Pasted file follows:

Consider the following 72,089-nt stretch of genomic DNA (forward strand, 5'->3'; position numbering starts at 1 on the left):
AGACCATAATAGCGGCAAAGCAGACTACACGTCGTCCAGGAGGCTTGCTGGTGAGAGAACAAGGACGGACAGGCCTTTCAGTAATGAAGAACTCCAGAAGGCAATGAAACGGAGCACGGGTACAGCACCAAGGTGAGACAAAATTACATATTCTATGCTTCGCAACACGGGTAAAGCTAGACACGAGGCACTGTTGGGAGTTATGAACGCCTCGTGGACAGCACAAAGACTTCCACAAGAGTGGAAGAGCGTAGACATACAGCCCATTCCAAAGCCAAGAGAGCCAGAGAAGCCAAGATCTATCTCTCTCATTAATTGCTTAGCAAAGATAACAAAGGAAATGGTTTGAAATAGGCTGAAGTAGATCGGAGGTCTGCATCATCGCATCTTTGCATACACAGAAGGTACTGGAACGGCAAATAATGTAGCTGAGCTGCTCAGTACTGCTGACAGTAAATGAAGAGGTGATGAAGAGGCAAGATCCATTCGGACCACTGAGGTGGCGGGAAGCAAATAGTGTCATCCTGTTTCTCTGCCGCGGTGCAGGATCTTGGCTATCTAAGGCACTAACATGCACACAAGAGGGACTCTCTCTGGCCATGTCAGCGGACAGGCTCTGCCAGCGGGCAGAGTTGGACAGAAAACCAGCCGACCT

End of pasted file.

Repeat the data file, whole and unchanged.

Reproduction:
Consider the following 72,089-nt stretch of genomic DNA (forward strand, 5'->3'; position numbering starts at 1 on the left):
AGACCATAATAGCGGCAAAGCAGACTACACGTCGTCCAGGAGGCTTGCTGGTGAGAGAACAAGGACGGACAGGCCTTTCAGTAATGAAGAACTCCAGAAGGCAATGAAACGGAGCACGGGTACAGCACCAAGGTGAGACAAAATTACATATTCTATGCTTCGCAACACGGGTAAAGCTAGACACGAGGCACTGTTGGGAGTTATGAACGCCTCGTGGACAGCACAAAGACTTCCACAAGAGTGGAAGAGCGTAGACATACAGCCCATTCCAAAGCCAAGAGAGCCAGAGAAGCCAAGATCTATCTCTCTCATTAATTGCTTAGCAAAGATAACAAAGGAAATGGTTTGAAATAGGCTGAAGTAGATCGGAGGTCTGCATCATCGCATCTTTGCATACACAGAAGGTACTGGAACGGCAAATAATGTAGCTGAGCTGCTCAGTACTGCTGACAGTAAATGAAGAGGTGATGAAGAGGCAAGATCCATTCGGACCACTGAGGTGGCGGGAAGCAAATAGTGTCATCCTGTTTCTCTGCCGCGGTGCAGGATCTTGGCTATCTAAGGCACTAACATGCACACAAGAGGGACTCTCTCTGGCCATGTCAGCGGACAGGCTCTGCCAGCGGGCAGAGTTGGACAGAAAACCAGCCGACCT